Congressional Alumni Cash in on Public Service
WASHINGTON, D.C. – Nearly two-thirds of recently retired members of Congress with new jobs outside of politics have spun through the revolving door to lobbying or other jobs influencing federal policy, a Public Citizen analysis has found.
The report found that 59% (26 of 44) of former members of the 115th Congress (2017-2019) who have found employment outside politics have gone through the revolving door. These lawmakers quickly found employment at lobbying firms, consulting firms, trade groups or business groups that work to influence the federal government. These former lawmakers cashed in on their connections by representing wealthy special interests who can afford to pay top dollar for insider information and influence.
BREAKING: Nearly 60% of former members of the 115th Congress who have taken jobs outside of politics are now lobbying or have other jobs influencing federal policy. https://t.co/6QktNtuDy1 pic.twitter.com/7hisu0vCL5
— Public Citizen (@Public_Citizen) May 30, 2019
Under current federal law, former federal lawmakers cannot lobby their legislative ex-colleagues for one year if they served in the U.S. House of Representatives and two years if they served in the U.S. Senate. However, they can immediately lobby executive agencies and can be hired by lobbying firms as “strategic consultants” advising lobbyists on how to approach lawmakers but avoiding lobbying contacts themselves.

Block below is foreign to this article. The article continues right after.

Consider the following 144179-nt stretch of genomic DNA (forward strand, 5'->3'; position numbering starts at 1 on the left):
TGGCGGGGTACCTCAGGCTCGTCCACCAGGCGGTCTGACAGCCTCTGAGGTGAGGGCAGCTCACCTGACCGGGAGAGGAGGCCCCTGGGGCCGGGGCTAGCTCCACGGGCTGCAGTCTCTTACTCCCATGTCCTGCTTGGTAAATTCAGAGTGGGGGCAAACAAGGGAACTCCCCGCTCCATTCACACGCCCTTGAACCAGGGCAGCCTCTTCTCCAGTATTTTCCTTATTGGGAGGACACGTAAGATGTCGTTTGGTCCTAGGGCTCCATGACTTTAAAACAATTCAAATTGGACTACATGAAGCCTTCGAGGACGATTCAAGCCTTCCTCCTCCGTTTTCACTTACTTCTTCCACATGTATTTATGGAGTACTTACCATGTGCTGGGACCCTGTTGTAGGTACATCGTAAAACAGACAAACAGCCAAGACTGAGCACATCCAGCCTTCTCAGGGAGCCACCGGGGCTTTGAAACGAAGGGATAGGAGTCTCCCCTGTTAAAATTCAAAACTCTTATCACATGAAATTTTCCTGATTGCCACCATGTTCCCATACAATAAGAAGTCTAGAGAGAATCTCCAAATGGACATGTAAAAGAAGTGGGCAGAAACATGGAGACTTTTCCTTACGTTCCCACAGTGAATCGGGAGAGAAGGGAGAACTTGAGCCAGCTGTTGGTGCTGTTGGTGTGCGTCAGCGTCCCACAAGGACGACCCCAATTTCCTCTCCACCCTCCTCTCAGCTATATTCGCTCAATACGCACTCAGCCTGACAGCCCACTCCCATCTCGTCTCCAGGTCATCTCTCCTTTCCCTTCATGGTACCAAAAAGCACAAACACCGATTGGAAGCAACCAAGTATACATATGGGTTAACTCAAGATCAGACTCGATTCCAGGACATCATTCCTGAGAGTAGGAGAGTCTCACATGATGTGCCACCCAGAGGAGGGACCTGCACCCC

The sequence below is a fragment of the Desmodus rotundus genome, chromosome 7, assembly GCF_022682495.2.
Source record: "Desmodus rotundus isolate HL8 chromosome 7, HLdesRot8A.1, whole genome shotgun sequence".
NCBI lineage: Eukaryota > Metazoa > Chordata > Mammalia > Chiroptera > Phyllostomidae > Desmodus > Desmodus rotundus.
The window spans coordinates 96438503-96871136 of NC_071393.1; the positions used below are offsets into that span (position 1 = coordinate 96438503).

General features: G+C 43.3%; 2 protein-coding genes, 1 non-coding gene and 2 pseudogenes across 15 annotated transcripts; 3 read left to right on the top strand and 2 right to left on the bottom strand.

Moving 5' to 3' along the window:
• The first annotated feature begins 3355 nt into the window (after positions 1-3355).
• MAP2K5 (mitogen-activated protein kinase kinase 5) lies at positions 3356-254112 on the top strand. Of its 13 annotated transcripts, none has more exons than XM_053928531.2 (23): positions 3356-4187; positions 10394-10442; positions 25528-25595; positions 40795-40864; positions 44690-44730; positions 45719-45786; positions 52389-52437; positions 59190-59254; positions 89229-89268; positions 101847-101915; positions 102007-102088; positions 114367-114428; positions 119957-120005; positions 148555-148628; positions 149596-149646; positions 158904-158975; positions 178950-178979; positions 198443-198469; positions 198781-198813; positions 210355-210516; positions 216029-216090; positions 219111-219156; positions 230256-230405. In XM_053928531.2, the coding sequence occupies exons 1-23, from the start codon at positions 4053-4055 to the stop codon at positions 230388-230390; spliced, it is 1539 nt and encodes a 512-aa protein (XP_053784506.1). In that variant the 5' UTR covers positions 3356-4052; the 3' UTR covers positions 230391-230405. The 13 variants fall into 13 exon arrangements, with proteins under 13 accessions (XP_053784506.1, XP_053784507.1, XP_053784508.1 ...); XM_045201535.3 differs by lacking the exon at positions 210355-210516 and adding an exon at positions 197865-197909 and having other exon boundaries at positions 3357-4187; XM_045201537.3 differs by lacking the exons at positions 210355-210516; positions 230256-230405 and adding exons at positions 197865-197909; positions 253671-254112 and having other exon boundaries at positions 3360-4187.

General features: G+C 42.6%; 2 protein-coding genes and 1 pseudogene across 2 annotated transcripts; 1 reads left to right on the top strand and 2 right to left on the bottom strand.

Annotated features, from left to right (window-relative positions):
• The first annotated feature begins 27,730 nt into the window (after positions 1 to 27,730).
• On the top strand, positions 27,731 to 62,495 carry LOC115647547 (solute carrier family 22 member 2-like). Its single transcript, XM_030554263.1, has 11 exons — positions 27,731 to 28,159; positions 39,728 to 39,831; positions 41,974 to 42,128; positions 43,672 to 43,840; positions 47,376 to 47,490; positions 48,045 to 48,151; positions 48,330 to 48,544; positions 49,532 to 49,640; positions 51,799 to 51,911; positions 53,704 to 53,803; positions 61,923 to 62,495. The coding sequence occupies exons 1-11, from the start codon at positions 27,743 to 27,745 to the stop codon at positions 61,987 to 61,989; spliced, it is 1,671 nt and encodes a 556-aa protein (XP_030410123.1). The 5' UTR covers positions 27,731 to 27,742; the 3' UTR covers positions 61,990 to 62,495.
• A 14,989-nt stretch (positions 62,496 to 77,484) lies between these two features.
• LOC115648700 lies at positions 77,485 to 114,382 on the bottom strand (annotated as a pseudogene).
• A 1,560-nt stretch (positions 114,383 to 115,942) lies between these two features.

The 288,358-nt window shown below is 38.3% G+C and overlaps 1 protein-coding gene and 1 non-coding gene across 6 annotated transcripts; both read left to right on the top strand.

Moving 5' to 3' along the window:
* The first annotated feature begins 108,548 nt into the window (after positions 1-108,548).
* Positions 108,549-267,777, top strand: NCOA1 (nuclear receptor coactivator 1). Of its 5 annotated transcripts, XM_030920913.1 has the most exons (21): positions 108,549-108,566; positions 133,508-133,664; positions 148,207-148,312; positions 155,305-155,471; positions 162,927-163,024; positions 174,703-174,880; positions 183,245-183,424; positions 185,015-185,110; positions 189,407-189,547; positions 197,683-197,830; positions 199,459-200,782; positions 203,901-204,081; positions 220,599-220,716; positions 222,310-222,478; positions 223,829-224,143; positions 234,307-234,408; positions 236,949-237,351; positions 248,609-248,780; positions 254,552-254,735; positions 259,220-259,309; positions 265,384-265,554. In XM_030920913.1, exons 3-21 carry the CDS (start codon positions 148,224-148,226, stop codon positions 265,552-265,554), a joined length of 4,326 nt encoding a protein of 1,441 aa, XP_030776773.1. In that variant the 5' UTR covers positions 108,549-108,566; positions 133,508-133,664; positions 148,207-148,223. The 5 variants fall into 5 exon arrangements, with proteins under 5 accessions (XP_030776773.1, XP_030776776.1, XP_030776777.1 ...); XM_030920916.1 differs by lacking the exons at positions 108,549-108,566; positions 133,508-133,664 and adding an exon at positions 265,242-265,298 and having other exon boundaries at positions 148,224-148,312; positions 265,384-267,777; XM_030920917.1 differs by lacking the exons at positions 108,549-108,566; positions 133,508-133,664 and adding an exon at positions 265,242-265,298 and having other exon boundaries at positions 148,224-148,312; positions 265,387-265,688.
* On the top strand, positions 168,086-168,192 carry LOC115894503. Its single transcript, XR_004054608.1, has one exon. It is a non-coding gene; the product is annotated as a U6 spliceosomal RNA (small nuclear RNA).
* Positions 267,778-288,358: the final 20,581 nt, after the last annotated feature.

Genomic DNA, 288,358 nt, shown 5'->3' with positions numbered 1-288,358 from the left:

Notable revolving-door lawmakers from the previous Congress include former U.S. Rep. Joe Crowley (D-N.Y.), who works for lobbying giant Squire Patton Boggs, and former U.S. Rep. Lamar Smith (R-Texas), who works for lobbying firm Akin Gump, where he is registered to lobby in favor of the same controversial copper and gold mine in Alaska that he pushed for while in Congress. Those two firms, which are the largest in Washington, D.C., recently hired five former lawmakers between them.
“No lawmaker should be cashing in on their public service and selling their contacts and expertise to the highest bidder. Retired or defeated lawmakers should not serve as sherpas for corporate interests who are trying to write federal policy in their favor,” said Robert Weissman, president of Public Citizen. “We need to close the revolving door and enact fundamental and far-reaching reforms to our corrupt political system.”
The For the People Act (H.R. 1), which passed the House in March, enacts sweeping reforms that should raises ethics standards at all levels of government. Importantly, H.R. 1 would define “strategic consulting” as lobbying, closing that loophole for former members of Congress.
Read the full report here.